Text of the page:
- The Washington Times - Monday, January 8, 2007

BAGHDAD — Saddam Hussein had been dead nine days but his voice resounded through the courtroom yesterday as he and his cousin “Chemical Ali” discussed killing thousands of Kurds in the 1980s, according to audiotapes played at their war-crimes trial.

Saddam’s physical presence was gone — his chair in the white metal pen where the defendants sit was empty — but his aura still hung over the proceedings against his former regime members.

The trial reconvened for the first time since Dec. 21 and a little more than a week since Saddam was hanged for the killing of 148 Shi’ites after an assassination attempt in the town of Dujail in 1982.

Meanwhile, new video of Saddam’s corpse shortly after the hanging was posted on the Internet. It showed a gaping wound on Saddam’s neck, with his head unnaturally twisted at a 90-degree angle to his right.

The court’s first order of business yesterday was to dismiss all charges against Saddam. His co-defendants — including his cousin Ali Hassan al-Majid, known as “Chemical Ali” — remain in the dock on charges of killing 180,000 Kurds in the 1980s as Iraq fought a protracted war with Iran.

Prosecutor Munqith al-Faroon aired graphic video of scores of bodies in trucks and in piles on the street, overlaid with a voice purported to be that of al-Majid saying, “I will hit them with chemical weapons.”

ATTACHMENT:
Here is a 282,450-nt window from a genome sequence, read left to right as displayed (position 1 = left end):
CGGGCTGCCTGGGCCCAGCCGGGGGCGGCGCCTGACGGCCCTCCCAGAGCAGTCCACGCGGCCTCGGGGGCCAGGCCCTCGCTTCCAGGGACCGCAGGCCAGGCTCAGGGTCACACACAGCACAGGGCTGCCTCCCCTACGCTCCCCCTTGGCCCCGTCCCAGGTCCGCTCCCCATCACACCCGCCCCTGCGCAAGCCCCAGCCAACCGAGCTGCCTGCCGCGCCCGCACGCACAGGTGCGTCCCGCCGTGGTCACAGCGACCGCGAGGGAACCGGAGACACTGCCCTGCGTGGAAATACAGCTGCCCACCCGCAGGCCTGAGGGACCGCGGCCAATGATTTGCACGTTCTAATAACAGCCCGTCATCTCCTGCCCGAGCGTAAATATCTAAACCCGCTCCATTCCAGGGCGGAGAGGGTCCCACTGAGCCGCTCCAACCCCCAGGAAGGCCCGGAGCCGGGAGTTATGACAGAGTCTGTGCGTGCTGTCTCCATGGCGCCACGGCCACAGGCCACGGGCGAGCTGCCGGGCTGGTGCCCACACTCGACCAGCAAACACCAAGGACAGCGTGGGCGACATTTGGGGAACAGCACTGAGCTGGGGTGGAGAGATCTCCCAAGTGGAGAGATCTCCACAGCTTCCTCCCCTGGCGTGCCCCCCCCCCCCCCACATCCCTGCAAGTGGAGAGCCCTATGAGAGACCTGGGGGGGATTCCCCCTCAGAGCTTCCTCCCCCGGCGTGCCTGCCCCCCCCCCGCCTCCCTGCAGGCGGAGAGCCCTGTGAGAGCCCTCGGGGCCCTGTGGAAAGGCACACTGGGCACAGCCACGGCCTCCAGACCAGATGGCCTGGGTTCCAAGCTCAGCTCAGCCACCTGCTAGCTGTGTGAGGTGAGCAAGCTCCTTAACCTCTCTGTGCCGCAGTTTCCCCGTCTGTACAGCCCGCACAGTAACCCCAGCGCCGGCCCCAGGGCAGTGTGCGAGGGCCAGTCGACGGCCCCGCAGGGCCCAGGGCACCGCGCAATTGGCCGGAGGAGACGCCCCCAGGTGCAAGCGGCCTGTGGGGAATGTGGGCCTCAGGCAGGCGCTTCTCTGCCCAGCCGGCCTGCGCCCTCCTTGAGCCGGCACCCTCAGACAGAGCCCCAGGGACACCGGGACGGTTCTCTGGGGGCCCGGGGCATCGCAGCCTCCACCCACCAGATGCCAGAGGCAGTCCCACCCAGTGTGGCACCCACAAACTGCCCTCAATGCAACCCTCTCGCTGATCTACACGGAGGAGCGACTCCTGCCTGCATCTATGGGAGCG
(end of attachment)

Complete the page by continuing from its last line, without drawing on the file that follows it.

“Damn the international community if they say anything. I will strike them all with chemical weapons,” the voice continued.

Another audiotape had a voice identified as Saddam’s warning, “These weapons are used only at my orders.” He also reassured colleagues that the weapons “kill by the thousands.”

“It will force them out of their homes without water or food. It makes them evacuate their homes naked,” the voice said.

In court, al-Majid described the video as painful, but said it showed the work of Iranian troops, not Iraqis. As for the audio, al-Majid did not deny the voices were his and Saddam’s.

The tapes “not only condemn me, but the whole path that I was part of — the path of Saddam Hussein,” al-Majid said.

Legal analysts said they hoped Saddam’s six co-defendants would be more forthcoming with the dictator no longer listening.

Also yesterday, the U.S. military announced the deaths of two more American soldiers: one from combat wounds in Salahuddin province, which includes Saddam’s hometown, and another from small-arms fire north of Baghdad.

Iraqi police, meanwhile, reported the discovery of 27 tortured bodies in the capital and the deaths of 23 other persons, including nine Shi’ite workers shot in a minibus on their way to the Baghdad airport.

Meanwhile, in Geneva, the U.N. refugee agency made an emergency appeal yesterday for $60 million to help the 40,000 to 50,000 Iraqis who flee their homes every month and the 3.7 million who have been displaced.

“The current exodus is the largest long-term population movement in the Middle East since the displacement of Palestinians following the creation of Israel in 1948,” said the United Nations High Commissioner for Refugees.

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